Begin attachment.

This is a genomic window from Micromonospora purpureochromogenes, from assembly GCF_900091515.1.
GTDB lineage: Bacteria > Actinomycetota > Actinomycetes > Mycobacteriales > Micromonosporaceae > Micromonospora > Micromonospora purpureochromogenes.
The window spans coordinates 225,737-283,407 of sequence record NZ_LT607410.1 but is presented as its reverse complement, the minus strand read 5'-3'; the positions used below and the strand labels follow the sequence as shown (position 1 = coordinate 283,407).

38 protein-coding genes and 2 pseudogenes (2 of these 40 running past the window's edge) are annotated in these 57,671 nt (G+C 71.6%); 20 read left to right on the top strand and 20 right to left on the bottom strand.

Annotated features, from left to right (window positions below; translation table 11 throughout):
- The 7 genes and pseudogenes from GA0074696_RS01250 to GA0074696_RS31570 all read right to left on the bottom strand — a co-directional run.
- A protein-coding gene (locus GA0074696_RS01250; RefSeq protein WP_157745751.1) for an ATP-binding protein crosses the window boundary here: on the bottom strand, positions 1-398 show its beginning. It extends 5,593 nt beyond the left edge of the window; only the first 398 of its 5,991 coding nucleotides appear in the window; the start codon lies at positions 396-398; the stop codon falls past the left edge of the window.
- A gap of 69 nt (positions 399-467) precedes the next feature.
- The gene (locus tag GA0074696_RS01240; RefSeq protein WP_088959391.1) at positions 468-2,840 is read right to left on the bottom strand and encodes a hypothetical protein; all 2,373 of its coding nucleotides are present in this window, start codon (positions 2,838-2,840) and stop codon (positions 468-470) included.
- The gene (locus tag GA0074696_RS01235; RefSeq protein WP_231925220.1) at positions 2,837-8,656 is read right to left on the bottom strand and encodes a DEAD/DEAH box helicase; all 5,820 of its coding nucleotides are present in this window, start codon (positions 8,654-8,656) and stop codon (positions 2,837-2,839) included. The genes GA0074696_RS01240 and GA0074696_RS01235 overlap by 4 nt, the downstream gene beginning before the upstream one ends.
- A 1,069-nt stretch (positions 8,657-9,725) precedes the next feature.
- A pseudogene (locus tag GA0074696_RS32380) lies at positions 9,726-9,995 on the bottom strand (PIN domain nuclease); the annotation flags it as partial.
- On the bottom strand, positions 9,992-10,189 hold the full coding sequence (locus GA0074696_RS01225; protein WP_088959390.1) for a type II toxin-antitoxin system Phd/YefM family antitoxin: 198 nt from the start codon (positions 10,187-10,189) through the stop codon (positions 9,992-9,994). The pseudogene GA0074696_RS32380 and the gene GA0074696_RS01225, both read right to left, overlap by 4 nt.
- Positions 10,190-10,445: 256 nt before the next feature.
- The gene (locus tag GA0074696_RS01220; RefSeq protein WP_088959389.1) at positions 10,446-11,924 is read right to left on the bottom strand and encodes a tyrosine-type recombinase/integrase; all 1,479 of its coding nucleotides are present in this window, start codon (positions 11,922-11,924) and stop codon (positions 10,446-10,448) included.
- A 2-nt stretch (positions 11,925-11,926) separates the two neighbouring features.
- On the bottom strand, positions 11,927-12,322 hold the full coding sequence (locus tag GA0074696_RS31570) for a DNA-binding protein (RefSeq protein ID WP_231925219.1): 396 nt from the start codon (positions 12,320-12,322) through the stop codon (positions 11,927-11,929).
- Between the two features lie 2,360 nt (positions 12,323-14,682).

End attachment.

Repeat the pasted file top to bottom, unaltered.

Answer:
This is a genomic window from Micromonospora purpureochromogenes, from assembly GCF_900091515.1.
GTDB lineage: Bacteria > Actinomycetota > Actinomycetes > Mycobacteriales > Micromonosporaceae > Micromonospora > Micromonospora purpureochromogenes.
The window spans coordinates 225,737-283,407 of sequence record NZ_LT607410.1 but is presented as its reverse complement, the minus strand read 5'-3'; the positions used below and the strand labels follow the sequence as shown (position 1 = coordinate 283,407).

38 protein-coding genes and 2 pseudogenes (2 of these 40 running past the window's edge) are annotated in these 57,671 nt (G+C 71.6%); 20 read left to right on the top strand and 20 right to left on the bottom strand.

Annotated features, from left to right (window positions below; translation table 11 throughout):
- The 7 genes and pseudogenes from GA0074696_RS01250 to GA0074696_RS31570 all read right to left on the bottom strand — a co-directional run.
- A protein-coding gene (locus GA0074696_RS01250; RefSeq protein WP_157745751.1) for an ATP-binding protein crosses the window boundary here: on the bottom strand, positions 1-398 show its beginning. It extends 5,593 nt beyond the left edge of the window; only the first 398 of its 5,991 coding nucleotides appear in the window; the start codon lies at positions 396-398; the stop codon falls past the left edge of the window.
- A gap of 69 nt (positions 399-467) precedes the next feature.
- The gene (locus tag GA0074696_RS01240; RefSeq protein WP_088959391.1) at positions 468-2,840 is read right to left on the bottom strand and encodes a hypothetical protein; all 2,373 of its coding nucleotides are present in this window, start codon (positions 2,838-2,840) and stop codon (positions 468-470) included.
- The gene (locus tag GA0074696_RS01235; RefSeq protein WP_231925220.1) at positions 2,837-8,656 is read right to left on the bottom strand and encodes a DEAD/DEAH box helicase; all 5,820 of its coding nucleotides are present in this window, start codon (positions 8,654-8,656) and stop codon (positions 2,837-2,839) included. The genes GA0074696_RS01240 and GA0074696_RS01235 overlap by 4 nt, the downstream gene beginning before the upstream one ends.
- A 1,069-nt stretch (positions 8,657-9,725) precedes the next feature.
- A pseudogene (locus tag GA0074696_RS32380) lies at positions 9,726-9,995 on the bottom strand (PIN domain nuclease); the annotation flags it as partial.
- On the bottom strand, positions 9,992-10,189 hold the full coding sequence (locus GA0074696_RS01225; protein WP_088959390.1) for a type II toxin-antitoxin system Phd/YefM family antitoxin: 198 nt from the start codon (positions 10,187-10,189) through the stop codon (positions 9,992-9,994). The pseudogene GA0074696_RS32380 and the gene GA0074696_RS01225, both read right to left, overlap by 4 nt.
- Positions 10,190-10,445: 256 nt before the next feature.
- The gene (locus tag GA0074696_RS01220; RefSeq protein WP_088959389.1) at positions 10,446-11,924 is read right to left on the bottom strand and encodes a tyrosine-type recombinase/integrase; all 1,479 of its coding nucleotides are present in this window, start codon (positions 11,922-11,924) and stop codon (positions 10,446-10,448) included.
- A 2-nt stretch (positions 11,925-11,926) separates the two neighbouring features.
- On the bottom strand, positions 11,927-12,322 hold the full coding sequence (locus tag GA0074696_RS31570) for a DNA-binding protein (RefSeq protein ID WP_231925219.1): 396 nt from the start codon (positions 12,320-12,322) through the stop codon (positions 11,927-11,929).
- Between the two features lie 2,360 nt (positions 12,323-14,682).